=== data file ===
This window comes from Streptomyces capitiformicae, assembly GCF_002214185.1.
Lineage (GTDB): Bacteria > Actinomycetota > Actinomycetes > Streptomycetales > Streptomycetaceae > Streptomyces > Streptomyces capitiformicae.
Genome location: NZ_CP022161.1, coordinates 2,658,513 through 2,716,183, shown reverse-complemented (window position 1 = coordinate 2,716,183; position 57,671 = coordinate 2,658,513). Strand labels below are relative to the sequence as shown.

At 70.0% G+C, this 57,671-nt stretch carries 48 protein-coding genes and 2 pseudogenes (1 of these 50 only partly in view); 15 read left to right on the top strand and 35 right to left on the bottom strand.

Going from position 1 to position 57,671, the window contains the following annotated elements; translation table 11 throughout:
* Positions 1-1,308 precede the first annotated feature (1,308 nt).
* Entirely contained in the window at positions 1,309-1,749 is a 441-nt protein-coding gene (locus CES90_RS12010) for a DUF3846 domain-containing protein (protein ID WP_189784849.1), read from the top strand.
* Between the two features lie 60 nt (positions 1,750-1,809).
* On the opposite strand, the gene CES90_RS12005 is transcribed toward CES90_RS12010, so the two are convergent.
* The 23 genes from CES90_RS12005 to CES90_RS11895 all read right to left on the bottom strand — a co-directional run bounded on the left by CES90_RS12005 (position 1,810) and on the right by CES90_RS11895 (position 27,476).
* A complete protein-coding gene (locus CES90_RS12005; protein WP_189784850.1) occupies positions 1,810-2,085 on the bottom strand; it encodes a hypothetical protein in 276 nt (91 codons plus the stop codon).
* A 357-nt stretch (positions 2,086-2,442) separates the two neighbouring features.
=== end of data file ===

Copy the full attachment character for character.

This window comes from Streptomyces capitiformicae, assembly GCF_002214185.1.
Lineage (GTDB): Bacteria > Actinomycetota > Actinomycetes > Streptomycetales > Streptomycetaceae > Streptomyces > Streptomyces capitiformicae.
Genome location: NZ_CP022161.1, coordinates 2,658,513 through 2,716,183, shown reverse-complemented (window position 1 = coordinate 2,716,183; position 57,671 = coordinate 2,658,513). Strand labels below are relative to the sequence as shown.

At 70.0% G+C, this 57,671-nt stretch carries 48 protein-coding genes and 2 pseudogenes (1 of these 50 only partly in view); 15 read left to right on the top strand and 35 right to left on the bottom strand.

Going from position 1 to position 57,671, the window contains the following annotated elements; translation table 11 throughout:
* Positions 1-1,308 precede the first annotated feature (1,308 nt).
* Entirely contained in the window at positions 1,309-1,749 is a 441-nt protein-coding gene (locus CES90_RS12010) for a DUF3846 domain-containing protein (protein ID WP_189784849.1), read from the top strand.
* Between the two features lie 60 nt (positions 1,750-1,809).
* On the opposite strand, the gene CES90_RS12005 is transcribed toward CES90_RS12010, so the two are convergent.
* The 23 genes from CES90_RS12005 to CES90_RS11895 all read right to left on the bottom strand — a co-directional run bounded on the left by CES90_RS12005 (position 1,810) and on the right by CES90_RS11895 (position 27,476).
* A complete protein-coding gene (locus CES90_RS12005; protein WP_189784850.1) occupies positions 1,810-2,085 on the bottom strand; it encodes a hypothetical protein in 276 nt (91 codons plus the stop codon).
* A 357-nt stretch (positions 2,086-2,442) separates the two neighbouring features.